That evening, while walking home, Rawdon is found by some bailiffs who take him to a… debtors’ hotel? I always thought debtors’ prisons were horrible, but maybe if you’re of a higher class you get to go to this decent spot where you get your own room and the option to gamble in the parlour to while away the hours until someone comes to pay your debt. In this case, it’s not even Rawdon’s debt but Becky’s dressmaker’s bill. He sends his wife a letter, telling her what’s up and asking her to pay the money ASAP, because he doesn’t fancy hanging around this place for too long. Becky gets the letter, but completely ignores it in favour of entertaining Steyne. Cold, Becks.

Rawdon keeps sending letters, but when he’s finally bailed, it’s not by his wife but by his brother, Bute, who seems astonished that Rawdon’s in this situation, despite the fact that Rawdon very recently begged him for money. (In the novel, it’s not Bute/Pitt but Jane who comes to rescue Rawdon, concealing the debt and imprisonment from his pious and judgemental brother, who would probably have refused to pay it in order to teach Rawdon some sort of lesson. Jane’s pretty much the only truly likeable character in Vanity Fair. Shame that character was so butchered in this version.)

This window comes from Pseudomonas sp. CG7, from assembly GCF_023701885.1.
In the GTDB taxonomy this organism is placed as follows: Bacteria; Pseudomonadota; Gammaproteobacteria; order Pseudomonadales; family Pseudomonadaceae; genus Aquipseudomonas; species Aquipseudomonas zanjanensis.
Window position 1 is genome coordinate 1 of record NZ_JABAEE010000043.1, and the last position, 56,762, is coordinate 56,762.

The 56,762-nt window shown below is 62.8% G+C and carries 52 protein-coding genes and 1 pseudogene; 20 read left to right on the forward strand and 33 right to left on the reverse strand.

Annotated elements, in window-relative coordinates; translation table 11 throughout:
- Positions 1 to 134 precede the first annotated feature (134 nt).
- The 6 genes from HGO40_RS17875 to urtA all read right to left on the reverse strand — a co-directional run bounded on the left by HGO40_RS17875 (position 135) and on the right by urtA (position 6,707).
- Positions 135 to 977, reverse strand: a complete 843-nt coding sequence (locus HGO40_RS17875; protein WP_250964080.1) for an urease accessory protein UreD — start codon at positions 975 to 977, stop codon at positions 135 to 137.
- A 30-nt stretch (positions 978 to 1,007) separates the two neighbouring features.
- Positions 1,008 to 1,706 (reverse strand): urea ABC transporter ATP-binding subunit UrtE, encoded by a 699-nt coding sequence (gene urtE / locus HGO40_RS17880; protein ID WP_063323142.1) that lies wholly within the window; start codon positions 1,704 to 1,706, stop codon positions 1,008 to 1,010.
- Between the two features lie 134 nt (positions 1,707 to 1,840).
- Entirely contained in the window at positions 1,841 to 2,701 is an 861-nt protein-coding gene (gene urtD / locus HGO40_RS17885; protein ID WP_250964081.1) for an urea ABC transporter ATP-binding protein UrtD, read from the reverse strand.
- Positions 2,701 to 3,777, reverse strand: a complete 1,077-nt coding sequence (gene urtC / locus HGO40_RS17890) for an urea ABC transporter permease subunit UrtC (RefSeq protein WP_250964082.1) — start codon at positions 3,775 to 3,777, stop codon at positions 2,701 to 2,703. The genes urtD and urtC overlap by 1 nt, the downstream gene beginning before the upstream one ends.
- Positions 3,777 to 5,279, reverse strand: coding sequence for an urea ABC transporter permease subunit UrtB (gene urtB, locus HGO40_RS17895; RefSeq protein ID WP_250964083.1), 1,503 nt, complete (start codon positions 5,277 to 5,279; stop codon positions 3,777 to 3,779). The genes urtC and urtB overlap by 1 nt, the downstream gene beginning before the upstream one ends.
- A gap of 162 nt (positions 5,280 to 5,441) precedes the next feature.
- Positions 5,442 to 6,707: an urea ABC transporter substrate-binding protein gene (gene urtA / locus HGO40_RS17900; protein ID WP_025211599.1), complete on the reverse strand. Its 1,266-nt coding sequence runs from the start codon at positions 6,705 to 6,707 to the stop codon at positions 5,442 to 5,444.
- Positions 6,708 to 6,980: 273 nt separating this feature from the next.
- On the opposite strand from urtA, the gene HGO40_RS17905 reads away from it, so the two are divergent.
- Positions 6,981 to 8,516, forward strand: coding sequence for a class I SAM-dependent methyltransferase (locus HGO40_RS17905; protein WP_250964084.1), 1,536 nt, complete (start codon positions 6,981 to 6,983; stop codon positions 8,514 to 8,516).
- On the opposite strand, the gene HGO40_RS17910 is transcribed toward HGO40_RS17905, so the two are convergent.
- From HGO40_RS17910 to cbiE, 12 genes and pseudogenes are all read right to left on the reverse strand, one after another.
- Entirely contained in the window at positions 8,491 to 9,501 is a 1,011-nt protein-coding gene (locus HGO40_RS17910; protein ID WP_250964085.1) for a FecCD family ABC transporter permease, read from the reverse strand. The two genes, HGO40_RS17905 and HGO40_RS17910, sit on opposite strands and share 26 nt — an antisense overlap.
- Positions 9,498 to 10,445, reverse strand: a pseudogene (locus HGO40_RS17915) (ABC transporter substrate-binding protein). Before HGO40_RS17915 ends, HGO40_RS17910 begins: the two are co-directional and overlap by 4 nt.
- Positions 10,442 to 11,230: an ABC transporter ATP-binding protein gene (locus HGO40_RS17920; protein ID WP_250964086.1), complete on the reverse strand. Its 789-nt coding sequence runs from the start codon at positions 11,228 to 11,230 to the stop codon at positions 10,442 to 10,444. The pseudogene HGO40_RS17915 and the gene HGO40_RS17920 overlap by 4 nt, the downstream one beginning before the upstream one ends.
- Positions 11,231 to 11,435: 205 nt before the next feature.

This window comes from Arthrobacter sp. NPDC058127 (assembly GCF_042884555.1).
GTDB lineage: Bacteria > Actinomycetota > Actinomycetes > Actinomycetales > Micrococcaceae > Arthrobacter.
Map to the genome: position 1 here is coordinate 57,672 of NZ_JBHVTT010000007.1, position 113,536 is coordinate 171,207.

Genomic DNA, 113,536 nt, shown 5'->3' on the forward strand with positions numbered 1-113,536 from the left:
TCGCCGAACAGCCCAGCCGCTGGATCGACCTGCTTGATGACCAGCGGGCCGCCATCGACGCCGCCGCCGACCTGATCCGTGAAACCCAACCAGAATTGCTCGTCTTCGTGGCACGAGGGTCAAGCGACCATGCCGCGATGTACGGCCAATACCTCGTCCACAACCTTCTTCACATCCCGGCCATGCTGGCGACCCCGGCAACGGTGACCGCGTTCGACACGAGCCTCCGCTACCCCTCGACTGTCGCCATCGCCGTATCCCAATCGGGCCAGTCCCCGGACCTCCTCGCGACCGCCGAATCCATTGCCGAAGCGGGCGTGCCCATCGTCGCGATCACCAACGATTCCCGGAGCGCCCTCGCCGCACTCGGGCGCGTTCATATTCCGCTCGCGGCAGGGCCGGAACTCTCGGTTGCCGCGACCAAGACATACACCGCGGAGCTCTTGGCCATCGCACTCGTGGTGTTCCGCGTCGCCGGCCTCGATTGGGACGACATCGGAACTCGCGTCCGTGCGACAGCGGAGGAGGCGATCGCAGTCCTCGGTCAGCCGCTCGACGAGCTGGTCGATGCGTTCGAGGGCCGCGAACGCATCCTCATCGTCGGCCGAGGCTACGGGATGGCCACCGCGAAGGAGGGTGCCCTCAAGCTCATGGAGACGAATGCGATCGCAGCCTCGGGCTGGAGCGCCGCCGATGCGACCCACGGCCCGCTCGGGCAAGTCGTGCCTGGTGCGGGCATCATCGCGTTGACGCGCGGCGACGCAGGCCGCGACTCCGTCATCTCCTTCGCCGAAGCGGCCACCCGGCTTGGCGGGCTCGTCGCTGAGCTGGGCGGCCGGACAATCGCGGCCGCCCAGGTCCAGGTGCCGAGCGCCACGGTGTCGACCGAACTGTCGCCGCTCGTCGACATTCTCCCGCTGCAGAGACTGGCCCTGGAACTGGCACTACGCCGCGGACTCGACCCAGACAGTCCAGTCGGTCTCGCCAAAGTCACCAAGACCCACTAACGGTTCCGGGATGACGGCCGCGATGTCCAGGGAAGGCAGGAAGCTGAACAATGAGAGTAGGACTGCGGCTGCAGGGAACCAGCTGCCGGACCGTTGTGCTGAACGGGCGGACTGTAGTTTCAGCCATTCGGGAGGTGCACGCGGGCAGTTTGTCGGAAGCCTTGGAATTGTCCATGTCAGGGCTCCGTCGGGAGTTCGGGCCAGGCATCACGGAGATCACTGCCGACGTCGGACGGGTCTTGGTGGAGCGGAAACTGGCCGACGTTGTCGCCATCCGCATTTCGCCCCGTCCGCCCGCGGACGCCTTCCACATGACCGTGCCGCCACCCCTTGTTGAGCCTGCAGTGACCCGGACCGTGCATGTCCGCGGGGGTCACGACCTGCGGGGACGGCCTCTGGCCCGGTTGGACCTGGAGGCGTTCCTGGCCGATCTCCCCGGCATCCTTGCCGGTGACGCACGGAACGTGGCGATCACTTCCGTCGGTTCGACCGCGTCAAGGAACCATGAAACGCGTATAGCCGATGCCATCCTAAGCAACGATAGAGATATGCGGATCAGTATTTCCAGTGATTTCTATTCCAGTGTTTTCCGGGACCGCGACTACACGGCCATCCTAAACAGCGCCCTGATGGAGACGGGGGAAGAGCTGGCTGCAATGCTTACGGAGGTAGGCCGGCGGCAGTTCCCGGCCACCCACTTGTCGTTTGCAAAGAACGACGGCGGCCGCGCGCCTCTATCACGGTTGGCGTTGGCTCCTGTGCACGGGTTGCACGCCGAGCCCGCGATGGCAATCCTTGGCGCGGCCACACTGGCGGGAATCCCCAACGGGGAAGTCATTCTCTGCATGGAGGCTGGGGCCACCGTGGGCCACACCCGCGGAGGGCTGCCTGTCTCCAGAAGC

Rawdon returns home to find his wife canoodling with Steyne, and at this point Rawdon has HAD IT. He punches Steyne in the face, throws his expensive necklace at him, and tells him to leave and never come back. Steyne obliges. Rawdon then drags his wife to her room and opens up the jewellery box where she keeps all her cash. He gapes at all the money in there, then, broken, whimpers that she could have spared him just a little to bail him out. Or, you know, to pay her own damn bills.

And with that, the Crawley marriage is, basically over. We interrupt this tale of social climbing to give you a portrait of a marriage gone stale. Hope you enjoyed!